Making Sense of Windows 10 S

Posted on May 2, 2017 by Paul Thurrott in Windows 10 with 138 Comments

Making Sense of Windows 10 S

I think it’s fair to say that Windows 10 S—previously called Windows 10 Cloud—is somewhat controversial. But as I’ve written previously, this product is no less than the future of Windows. And I can identify only one change that would make this new Windows version viable for many, many more users.

To recap, Windows 10 S is a forward-looking new version of Windows 10 that can only run apps from the Windows Store. This is limiting in some ways, of course, but it’s also quite freeing: Win32 desktop applications, while powerful, are also complex, and they often adversely impact the PCs on which they run. They do so by offering their own updaters, which all run every time the PC boots, slowing performance. They mess with the Registry. They spew files all over the file system. And they are not secure, reliable, and easy to install/uninstall as are Store apps.

Microsoft will let Windows 10 S users upgrade to Windows 10 Pro for just $50 is that’s required. But if you can stick with Windows Store apps—and web apps, via Chrome—this solution will be quite interesting. And not just to education or low-end PCs: As I first reported, Windows 10 S will be provided on premium PCs too. In fact, the gorgeous new Surface Laptop runs Windows 10 S.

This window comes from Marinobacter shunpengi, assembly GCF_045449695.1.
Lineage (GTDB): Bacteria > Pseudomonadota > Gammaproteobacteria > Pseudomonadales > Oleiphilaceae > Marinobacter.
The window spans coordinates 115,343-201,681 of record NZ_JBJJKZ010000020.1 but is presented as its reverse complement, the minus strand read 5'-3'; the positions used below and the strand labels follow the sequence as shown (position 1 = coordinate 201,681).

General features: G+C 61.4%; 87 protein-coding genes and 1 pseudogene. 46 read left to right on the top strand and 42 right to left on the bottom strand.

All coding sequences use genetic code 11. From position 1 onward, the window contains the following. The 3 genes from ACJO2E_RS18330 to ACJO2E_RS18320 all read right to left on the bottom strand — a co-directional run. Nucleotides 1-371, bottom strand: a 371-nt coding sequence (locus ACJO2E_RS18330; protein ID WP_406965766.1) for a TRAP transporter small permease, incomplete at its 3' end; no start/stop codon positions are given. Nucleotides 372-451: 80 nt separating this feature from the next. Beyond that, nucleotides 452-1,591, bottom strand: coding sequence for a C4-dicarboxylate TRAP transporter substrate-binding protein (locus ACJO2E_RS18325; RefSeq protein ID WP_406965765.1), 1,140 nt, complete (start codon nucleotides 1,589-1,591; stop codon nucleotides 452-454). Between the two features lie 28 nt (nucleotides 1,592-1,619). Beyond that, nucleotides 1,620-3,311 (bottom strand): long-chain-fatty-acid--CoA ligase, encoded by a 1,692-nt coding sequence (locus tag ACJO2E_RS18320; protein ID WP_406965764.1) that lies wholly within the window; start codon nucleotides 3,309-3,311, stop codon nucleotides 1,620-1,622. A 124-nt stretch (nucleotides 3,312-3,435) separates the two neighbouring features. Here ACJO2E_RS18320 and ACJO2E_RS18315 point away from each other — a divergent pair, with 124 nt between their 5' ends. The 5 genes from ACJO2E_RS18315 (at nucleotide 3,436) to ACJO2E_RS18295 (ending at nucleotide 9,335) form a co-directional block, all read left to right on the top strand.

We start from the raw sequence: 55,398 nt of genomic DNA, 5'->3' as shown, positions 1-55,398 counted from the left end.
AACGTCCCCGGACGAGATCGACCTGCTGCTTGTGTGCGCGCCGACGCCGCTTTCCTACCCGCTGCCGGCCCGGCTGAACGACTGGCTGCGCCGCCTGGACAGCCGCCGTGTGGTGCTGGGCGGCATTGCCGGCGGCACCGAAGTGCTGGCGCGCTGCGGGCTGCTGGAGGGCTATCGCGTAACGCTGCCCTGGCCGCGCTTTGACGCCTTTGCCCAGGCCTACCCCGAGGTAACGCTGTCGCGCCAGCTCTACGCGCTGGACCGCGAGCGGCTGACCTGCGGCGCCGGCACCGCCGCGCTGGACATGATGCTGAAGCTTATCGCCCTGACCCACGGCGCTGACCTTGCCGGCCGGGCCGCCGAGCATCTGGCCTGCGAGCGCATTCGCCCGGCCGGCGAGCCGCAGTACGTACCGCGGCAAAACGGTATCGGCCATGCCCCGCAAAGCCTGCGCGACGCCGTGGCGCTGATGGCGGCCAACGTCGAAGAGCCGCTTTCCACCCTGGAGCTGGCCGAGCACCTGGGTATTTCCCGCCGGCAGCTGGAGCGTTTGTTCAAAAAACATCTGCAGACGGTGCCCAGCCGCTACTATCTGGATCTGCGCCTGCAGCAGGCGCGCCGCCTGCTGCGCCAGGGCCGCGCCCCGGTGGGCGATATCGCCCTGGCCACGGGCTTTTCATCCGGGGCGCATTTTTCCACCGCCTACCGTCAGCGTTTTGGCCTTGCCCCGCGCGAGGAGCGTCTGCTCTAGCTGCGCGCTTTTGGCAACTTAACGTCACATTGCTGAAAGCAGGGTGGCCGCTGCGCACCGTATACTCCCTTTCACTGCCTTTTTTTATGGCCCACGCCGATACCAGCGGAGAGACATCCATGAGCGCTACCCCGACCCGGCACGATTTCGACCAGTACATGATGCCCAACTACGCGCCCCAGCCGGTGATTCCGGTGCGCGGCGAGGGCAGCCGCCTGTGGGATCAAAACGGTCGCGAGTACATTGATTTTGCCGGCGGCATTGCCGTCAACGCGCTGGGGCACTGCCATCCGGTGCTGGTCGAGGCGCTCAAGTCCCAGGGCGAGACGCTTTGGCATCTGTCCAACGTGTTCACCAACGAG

Looking at my PCs, it’s not hard to identify where Windows 10 S falls apart for me. Like most people, I don’t use many Windows Store apps. And like most people, I do use a number of desktop applications. And I rely on those applications. Some, I cannot live without.

Key among these is Microsoft Office. But no worries there: Microsoft is bringing the Office desktop apps—Office 2016—to the Windows Store, using the Desktop Bridge technologies.

But my most important desktop application, inarguably, is Google Chrome. I rely on Chrome, and I use it all day long.

If Google would simply make Chrome available via Windows Store, I could make the switch. I could use the future of Windows, today.

Will Google do this? No. I don’t believe so. But I’m now sort of wondering about the viability of me, individually, wrapping Chrome in a Desktop Bridge container. And then making the switch.

I’m going to speak to Rafael about this. Yes, there are a few other destkop apps I do use, like MarkdownPad and MetroTwit. But there are Store/web solutions I could use instead. All I really need to fix … is Chrome.

And I suspect that is true for many of you as well.

 

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